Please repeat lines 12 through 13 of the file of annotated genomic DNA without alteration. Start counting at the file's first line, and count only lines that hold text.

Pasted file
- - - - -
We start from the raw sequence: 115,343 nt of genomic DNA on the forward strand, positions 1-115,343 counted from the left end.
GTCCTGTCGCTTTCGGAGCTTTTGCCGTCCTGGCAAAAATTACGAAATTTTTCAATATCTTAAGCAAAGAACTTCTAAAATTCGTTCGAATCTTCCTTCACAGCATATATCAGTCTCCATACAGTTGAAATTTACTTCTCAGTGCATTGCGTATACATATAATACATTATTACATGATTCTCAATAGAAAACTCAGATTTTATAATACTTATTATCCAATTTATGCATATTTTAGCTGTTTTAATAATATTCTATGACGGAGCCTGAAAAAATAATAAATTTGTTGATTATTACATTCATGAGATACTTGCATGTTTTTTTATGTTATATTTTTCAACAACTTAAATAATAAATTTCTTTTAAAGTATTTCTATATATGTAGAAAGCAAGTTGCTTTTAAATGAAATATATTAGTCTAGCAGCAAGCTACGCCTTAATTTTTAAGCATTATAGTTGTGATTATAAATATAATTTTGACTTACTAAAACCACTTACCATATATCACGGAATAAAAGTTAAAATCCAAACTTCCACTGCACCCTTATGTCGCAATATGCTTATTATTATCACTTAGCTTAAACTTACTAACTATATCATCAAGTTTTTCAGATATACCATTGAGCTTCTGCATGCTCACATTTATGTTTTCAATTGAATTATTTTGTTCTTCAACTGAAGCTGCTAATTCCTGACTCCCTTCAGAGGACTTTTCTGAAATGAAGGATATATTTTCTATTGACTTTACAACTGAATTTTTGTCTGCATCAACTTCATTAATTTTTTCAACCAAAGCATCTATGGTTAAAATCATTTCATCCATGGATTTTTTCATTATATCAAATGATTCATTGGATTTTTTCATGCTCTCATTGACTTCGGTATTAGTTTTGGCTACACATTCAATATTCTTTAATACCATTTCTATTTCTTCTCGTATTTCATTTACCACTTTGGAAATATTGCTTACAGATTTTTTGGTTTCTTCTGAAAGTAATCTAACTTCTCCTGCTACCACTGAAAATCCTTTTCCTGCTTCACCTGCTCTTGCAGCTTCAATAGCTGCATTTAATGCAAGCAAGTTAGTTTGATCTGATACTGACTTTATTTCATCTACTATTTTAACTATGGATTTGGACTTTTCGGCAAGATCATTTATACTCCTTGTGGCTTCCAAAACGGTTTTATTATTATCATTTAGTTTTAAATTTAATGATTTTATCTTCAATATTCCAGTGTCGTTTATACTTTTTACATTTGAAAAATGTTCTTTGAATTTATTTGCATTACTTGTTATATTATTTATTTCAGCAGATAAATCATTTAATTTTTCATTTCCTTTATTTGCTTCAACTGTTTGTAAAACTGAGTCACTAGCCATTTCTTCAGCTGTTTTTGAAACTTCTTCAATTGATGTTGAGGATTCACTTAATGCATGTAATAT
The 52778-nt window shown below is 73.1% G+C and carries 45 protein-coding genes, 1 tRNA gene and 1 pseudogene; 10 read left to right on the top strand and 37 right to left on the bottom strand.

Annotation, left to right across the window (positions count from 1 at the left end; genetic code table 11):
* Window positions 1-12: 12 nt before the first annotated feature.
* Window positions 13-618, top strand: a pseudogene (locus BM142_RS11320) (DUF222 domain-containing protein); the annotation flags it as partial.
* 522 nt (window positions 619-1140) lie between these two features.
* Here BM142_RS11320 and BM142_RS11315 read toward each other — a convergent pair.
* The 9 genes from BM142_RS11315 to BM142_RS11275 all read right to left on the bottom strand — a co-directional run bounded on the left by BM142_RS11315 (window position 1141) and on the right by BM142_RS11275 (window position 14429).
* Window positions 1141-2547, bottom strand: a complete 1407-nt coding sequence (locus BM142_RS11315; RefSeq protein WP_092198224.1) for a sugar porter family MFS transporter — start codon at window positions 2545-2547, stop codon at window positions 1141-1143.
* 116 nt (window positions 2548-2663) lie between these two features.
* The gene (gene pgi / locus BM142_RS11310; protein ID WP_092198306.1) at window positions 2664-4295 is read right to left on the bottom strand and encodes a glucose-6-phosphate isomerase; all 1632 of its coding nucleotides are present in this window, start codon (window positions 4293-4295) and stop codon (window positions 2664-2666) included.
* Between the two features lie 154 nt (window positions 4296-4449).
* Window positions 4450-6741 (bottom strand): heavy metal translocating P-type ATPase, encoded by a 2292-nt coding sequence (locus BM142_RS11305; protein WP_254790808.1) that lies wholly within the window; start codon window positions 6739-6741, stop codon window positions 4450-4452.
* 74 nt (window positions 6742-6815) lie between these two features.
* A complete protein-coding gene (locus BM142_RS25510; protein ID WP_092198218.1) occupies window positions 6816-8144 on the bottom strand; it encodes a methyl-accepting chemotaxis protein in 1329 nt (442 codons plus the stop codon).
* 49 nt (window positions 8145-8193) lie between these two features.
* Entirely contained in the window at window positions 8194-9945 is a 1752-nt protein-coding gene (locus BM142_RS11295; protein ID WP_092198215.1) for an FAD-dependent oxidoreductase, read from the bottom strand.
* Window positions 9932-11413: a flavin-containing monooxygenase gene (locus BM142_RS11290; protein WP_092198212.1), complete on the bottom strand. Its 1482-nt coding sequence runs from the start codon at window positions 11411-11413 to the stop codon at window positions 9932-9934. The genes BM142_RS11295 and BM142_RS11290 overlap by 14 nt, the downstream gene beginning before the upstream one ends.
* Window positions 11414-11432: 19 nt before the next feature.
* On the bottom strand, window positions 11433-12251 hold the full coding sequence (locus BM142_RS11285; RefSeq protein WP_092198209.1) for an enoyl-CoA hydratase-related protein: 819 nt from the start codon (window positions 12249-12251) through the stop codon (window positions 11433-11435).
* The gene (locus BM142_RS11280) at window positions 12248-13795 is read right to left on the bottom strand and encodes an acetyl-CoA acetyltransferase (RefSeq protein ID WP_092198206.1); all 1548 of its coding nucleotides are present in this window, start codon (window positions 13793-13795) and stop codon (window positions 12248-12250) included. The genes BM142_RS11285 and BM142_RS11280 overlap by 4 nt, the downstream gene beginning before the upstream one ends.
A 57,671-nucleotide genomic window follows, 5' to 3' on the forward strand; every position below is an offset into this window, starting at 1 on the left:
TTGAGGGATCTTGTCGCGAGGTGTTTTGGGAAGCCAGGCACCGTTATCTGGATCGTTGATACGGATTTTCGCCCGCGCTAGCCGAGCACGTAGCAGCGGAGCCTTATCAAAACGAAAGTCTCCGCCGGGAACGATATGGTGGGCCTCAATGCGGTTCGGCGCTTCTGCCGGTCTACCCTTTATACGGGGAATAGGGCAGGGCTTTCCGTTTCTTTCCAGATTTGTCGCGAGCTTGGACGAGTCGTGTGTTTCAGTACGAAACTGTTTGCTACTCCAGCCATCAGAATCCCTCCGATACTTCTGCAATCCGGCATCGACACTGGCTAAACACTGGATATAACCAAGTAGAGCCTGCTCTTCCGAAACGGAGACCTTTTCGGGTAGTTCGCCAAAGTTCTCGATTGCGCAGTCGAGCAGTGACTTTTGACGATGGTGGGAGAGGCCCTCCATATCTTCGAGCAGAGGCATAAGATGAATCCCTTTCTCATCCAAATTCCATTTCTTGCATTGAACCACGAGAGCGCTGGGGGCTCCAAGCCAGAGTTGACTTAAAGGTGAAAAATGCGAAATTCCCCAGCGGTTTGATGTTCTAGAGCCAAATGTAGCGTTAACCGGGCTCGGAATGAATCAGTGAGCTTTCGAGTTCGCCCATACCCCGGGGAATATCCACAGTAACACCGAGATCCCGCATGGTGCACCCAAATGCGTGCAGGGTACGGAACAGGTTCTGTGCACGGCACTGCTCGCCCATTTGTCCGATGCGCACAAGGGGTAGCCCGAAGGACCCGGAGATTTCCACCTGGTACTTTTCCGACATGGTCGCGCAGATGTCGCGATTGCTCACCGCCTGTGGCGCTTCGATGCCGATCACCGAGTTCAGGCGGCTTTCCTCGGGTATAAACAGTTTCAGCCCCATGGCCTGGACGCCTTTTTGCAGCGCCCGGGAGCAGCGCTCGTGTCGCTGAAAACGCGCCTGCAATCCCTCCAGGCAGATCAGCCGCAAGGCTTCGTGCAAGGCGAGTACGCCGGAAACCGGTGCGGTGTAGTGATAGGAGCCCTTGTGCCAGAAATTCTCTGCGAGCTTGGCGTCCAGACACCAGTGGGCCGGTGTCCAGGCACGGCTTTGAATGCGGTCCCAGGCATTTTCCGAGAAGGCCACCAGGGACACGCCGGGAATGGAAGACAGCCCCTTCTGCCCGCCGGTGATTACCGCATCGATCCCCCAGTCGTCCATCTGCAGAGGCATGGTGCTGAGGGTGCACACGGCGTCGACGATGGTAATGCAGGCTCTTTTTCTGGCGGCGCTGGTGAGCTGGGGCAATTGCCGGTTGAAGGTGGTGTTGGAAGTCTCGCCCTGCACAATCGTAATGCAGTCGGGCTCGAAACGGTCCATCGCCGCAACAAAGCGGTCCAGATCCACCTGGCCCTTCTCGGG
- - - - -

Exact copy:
* The gene (gene pgi / locus BM142_RS11310; protein ID WP_092198306.1) at window positions 2664-4295 is read right to left on the bottom strand and encodes a glucose-6-phosphate isomerase; all 1632 of its coding nucleotides are present in this window, start codon (window positions 4293-4295) and stop codon (window positions 2664-2666) included.
* Between the two features lie 154 nt (window positions 4296-4449).